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OpEdNews Op Eds    H4'ed 1/4/20

Reaction to General Soleimani's Assassination in Pakistan, and West Asia

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Message Abdus-Sattar Ghazali
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General Qasem Soleimani
General Qasem Soleimani
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Pakistani senators have expressed concern over the fall out of tension between the US and neighboring Iran in the aftermath of killing of General Qasem Soleimani.

Senator Raza Rabbani told the Senate Friday that the America's killing of Soleimani has given rise to new tensions in the region. He said the worsening US-Iran relationship could have implications for Pakistan's national security.

Senator Sherry Rehman said the Iranian general's killing could trigger a "serious crisis-like situation" in the Middle East.

Leader of the House in the Senate Shibli Faraz told the senate that the government is "monitoring" the US-Iran tensions while also assessing the international reaction to the developments.

On Friday, US Secretary of State Mike Pompeo reached out to Army Chief General Qamar Bajwa in the aftermath of the assassination of Iranian General Soleimani.

"Pakistan's Chief of Staff General Bajwa and I spoke today [Friday] about US defensive action to kill Qasem Soleimani," said Pompeo on Twitter, adding the "Iran regime's actions in the region are destabilizing and our resolve in protecting American interests, personnel, facilities, and partners will not waver".

On its part, Pakistan army's media wing tweeted: "COAS received telephone call from US Secretary of State Mike Pompeo. Regional situation including possible implications of recent escalation in Middle East was discussed," the tweet said adding: "COAS emphasized need for maximum restraint and constructive engagement by all concerned to de-escalate the situation in broader interest of peace and stability."

The United Arab Emirates & Saudi Arabia

The United Arab Emirates, an ally of the US and Saudi Arabia in their rivalry against Tehran, was the first Arabian Gulf nation to react on Soleimani's assassination.

The UAE Minister of State for Foreign Affairs Anwar Gargash called for "wisdom and moderation" rather than "confrontation and escalation." "Rational engagement requires a calm and unemotional approach," he said.

"This is a huge escalation of an already unstable situation in the Middle East, the region cannot afford more tension," said Jaber Al Lamki, a media official with the UAE government.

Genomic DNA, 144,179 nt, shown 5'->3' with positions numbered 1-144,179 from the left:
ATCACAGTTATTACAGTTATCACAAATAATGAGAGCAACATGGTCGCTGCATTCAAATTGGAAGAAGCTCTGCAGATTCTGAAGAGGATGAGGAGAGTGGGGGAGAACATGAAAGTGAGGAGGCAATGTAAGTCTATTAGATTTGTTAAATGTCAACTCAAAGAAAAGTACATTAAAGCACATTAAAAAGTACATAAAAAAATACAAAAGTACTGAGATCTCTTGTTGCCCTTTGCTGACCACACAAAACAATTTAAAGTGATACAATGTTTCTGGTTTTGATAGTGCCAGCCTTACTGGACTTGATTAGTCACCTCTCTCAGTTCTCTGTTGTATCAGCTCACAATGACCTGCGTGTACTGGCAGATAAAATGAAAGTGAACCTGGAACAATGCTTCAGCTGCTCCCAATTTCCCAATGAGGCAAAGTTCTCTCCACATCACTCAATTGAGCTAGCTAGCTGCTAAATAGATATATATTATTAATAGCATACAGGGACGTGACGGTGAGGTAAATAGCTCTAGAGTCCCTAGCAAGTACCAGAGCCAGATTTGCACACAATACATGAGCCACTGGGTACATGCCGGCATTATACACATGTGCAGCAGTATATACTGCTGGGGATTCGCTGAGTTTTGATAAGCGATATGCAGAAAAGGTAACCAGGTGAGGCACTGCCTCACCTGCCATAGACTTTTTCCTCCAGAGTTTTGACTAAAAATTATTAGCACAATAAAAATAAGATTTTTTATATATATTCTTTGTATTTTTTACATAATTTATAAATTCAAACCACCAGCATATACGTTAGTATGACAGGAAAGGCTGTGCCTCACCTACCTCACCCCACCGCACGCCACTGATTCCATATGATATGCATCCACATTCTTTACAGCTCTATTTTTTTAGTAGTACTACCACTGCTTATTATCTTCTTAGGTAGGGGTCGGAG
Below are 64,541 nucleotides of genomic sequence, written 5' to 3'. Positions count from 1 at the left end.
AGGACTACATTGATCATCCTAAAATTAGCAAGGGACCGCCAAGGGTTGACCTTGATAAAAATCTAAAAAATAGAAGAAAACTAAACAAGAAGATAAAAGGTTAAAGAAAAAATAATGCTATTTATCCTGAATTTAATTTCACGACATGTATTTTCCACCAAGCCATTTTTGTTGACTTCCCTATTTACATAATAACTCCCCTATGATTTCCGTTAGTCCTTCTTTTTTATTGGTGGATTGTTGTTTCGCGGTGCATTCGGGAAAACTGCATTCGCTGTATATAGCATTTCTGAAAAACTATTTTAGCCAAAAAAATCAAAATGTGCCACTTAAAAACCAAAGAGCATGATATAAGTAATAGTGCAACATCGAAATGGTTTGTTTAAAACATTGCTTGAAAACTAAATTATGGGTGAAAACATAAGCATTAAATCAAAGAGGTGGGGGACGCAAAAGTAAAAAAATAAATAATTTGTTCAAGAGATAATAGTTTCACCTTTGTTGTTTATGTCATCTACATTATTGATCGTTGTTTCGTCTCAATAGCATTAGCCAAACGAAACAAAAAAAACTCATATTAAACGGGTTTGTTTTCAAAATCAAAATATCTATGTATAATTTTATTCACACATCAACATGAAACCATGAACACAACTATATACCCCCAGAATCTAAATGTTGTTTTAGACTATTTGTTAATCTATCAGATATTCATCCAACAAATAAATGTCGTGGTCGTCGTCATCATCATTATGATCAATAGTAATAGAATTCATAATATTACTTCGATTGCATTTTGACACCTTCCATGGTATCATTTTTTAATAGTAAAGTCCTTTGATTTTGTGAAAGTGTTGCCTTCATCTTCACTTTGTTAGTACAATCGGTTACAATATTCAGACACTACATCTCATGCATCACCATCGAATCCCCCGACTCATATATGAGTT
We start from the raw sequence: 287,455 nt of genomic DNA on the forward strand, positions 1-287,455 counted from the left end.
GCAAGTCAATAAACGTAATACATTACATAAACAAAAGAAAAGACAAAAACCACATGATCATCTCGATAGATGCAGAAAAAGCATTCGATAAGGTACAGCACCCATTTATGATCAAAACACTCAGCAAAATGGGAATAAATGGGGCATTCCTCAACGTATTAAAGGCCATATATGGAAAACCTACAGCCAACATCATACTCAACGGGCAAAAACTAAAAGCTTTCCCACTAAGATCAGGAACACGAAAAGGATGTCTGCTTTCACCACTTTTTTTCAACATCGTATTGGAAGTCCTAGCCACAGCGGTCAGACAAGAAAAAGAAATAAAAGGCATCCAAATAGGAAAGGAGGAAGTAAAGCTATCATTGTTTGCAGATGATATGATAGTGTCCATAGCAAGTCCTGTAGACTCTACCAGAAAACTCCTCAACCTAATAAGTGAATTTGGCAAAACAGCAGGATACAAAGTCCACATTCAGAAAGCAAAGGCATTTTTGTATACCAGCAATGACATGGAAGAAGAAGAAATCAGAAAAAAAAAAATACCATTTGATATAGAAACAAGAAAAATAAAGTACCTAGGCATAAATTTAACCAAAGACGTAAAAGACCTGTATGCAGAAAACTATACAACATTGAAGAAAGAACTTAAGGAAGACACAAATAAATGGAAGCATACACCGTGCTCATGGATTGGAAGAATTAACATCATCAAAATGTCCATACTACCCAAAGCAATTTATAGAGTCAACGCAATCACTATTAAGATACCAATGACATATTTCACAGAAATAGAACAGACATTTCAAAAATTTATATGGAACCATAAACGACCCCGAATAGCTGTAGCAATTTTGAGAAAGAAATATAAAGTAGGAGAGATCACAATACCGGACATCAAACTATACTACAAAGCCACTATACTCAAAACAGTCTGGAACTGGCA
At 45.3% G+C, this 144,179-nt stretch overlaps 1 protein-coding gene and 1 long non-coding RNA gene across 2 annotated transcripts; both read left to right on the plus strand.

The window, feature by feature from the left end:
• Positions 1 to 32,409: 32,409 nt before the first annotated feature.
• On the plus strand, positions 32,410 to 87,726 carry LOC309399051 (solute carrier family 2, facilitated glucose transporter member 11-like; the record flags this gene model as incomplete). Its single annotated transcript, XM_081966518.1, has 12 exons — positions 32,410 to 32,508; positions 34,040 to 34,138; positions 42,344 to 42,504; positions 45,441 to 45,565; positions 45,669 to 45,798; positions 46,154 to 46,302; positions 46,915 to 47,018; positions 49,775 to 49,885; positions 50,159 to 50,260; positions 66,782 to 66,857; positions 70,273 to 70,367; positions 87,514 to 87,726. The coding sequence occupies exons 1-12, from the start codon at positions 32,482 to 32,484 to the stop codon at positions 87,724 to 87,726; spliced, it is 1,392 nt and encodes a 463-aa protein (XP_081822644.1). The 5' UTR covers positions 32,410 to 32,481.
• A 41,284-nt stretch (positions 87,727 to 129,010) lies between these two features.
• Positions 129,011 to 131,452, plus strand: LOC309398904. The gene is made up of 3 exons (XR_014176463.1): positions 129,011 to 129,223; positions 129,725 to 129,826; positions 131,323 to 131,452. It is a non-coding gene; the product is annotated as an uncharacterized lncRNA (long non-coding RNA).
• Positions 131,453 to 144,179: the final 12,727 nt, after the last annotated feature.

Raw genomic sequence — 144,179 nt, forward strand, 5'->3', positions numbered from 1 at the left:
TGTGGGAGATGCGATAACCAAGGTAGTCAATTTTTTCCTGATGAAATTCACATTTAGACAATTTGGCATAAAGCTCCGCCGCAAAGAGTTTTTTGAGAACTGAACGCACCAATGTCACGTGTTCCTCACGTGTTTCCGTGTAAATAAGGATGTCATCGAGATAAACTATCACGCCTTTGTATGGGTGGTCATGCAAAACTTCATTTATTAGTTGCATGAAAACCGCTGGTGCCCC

"Those countries must be feeling very concerned about the potential fallout and the risk to their societies and their economies," said Vakil.

Saudi Arabia's Minister of Foreign Affair Adel Al-Jubair tweeted early Satruday: "The Kingdom's statement regarding the events in Iraq stresses the Kingdom's view of the importance of de-escalation to save the countries of the region and their people from the risks of any escalation."

US Secretary of State Mike Pompeo spoke on the phone with Saudi Crown Prince Mohammed bin Salman about the airstrikes at Baghdad airport killing General Soleimani. They discussed measures for reducing tension in the region during the call, Saudi Press Agency (SPA) reported.

"Both Abu Dhabi and Riyadh have watched the developments in Iraq over the weekend with great concern, fearing that Iran might respond against US forces on their territory," said Andreas Krieg of King's College London.

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Abdus-Sattar Ghazali Social Media Pages: Facebook page url on login Profile not filled in       Twitter page url on login Profile not filled in       Linkedin page url on login Profile not filled in       Instagram page url on login Profile not filled in

Author and journalist. Author of Islamic Pakistan: Illusions & Reality; Islam in the Post-Cold War Era; Islam & Modernism; Islam & Muslims in the Post-9/11 America. Currently working as free lance journalist. Executive Editor of American (more...)
 
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Mohammad Ala